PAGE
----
Mehmet Demi̇ryürek

Keywords: Capitulation, British Consuls, British Ambassador, Dragoman, Trade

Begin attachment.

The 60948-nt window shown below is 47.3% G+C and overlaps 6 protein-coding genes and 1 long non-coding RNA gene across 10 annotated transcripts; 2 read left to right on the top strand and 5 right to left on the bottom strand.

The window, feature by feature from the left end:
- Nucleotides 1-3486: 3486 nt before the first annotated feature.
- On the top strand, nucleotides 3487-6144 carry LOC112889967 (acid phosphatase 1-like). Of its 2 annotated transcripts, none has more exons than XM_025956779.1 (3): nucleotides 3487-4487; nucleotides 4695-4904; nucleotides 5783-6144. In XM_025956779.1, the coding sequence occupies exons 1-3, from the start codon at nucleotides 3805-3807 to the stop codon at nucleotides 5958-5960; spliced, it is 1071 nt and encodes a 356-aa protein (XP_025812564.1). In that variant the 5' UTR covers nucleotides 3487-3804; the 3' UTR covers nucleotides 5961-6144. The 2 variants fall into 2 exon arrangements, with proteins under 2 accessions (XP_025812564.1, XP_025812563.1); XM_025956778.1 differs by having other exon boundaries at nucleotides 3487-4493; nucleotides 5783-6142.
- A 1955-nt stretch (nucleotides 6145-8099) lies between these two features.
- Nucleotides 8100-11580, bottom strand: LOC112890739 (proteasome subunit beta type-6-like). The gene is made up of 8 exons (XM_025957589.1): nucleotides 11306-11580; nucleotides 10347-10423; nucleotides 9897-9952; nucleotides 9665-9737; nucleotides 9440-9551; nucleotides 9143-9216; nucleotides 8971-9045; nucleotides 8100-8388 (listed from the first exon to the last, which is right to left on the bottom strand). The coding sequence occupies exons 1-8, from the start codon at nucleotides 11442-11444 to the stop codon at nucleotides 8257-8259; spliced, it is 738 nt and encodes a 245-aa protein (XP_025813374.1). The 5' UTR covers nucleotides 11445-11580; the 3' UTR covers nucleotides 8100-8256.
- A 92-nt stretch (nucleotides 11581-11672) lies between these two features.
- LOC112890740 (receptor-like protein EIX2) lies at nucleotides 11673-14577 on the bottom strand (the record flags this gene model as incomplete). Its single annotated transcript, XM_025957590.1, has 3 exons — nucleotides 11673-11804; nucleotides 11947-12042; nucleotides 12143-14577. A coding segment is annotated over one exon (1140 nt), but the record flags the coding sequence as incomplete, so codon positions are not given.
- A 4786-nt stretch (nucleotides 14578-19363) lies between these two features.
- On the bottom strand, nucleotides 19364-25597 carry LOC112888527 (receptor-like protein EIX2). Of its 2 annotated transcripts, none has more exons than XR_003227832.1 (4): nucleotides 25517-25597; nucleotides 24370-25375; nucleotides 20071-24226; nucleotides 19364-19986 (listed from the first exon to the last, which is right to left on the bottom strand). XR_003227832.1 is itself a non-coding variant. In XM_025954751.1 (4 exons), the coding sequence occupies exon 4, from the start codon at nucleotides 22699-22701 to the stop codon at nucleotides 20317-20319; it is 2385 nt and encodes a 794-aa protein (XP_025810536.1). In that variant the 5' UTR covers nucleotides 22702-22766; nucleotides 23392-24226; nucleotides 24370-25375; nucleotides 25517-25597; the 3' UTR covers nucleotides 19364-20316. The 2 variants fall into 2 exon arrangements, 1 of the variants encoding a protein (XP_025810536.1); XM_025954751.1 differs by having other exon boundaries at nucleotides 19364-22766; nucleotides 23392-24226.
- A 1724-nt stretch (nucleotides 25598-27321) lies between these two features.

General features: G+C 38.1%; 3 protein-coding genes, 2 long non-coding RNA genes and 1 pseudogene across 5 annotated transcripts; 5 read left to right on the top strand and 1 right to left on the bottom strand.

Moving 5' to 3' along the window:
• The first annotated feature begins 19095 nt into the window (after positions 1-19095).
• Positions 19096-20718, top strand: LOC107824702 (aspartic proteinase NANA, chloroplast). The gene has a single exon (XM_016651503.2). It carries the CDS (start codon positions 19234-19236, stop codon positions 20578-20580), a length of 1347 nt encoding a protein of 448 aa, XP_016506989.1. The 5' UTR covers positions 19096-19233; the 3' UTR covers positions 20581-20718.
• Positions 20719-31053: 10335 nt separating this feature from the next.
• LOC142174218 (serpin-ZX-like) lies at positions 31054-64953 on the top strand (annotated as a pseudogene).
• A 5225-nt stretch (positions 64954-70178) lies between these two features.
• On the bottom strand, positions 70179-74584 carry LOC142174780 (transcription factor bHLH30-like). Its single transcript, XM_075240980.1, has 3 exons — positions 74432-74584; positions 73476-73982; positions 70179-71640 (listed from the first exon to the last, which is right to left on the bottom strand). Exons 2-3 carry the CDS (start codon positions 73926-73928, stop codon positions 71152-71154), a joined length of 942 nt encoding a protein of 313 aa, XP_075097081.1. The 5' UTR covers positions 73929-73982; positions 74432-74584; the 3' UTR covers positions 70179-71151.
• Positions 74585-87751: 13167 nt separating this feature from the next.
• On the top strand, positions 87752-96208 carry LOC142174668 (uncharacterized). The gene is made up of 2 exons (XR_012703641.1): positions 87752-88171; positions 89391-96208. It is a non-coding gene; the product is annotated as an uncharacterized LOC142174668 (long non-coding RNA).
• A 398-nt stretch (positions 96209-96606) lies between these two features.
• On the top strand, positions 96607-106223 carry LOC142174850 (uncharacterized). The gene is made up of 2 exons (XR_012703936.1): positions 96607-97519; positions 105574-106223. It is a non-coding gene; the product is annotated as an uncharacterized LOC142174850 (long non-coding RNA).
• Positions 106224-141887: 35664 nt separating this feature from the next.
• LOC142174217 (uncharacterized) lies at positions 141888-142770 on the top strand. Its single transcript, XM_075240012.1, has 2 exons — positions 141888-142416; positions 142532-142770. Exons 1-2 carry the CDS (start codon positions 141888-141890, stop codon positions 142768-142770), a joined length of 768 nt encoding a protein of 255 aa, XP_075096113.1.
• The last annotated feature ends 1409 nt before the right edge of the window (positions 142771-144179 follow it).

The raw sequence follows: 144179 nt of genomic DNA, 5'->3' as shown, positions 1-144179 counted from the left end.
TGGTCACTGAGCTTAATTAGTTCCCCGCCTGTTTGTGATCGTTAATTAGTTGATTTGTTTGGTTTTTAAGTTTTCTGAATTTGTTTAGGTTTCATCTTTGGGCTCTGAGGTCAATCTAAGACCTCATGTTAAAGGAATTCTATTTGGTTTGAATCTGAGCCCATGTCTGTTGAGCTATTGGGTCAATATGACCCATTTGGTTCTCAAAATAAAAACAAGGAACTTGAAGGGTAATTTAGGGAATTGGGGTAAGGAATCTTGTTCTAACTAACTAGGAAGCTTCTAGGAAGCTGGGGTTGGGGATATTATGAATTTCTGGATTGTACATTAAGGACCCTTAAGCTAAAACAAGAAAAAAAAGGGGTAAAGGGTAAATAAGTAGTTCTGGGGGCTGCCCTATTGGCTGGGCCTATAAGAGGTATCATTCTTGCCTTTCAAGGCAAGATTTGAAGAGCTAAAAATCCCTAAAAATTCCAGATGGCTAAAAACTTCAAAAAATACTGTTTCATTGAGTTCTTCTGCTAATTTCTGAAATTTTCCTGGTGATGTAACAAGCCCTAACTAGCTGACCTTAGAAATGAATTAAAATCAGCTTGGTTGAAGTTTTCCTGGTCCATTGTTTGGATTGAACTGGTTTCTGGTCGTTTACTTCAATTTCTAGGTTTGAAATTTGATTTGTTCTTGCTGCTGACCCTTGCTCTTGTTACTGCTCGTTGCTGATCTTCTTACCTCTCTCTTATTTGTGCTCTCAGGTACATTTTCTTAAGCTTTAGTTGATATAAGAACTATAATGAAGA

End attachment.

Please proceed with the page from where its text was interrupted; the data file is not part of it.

The commerce is one of the oldest and most important topics of the international relations. When the merchants of the European nations wanted to trade in the Ottoman Empire, either their state had to have ahd-name (capitulation) granted by the Ottomans or those merchants had to travel under the flag of the European nations having ahd-name. Having gained the ahd-name or capitulation from the Ottomans the European nations set up their embassies and consulates organizing the commercial activities in the Ottoman Empire. Both the ambassadors and consuls employed the Ottoman non-Muslim subjects understanding Turkish and the European languages as the dragoman, in that they did not know Turkish. Since these dragomans had some privileges, some Ottoman non-Muslim subjects preferred to have dragomanshipberat. They did not know foreign language, but wanted to trade and benefit the privileges of the dragomanshipberat. This situation led to the emergency of the conceptions of the "dragoman" and "honorary dragoman". The aim of this study is to examine the conceptions "dragoman" and "honorary dragoman"; to evaluate the 1758 Dragoman Reform and to explain how this reform affects the dragomans of the British Embassy and consulates.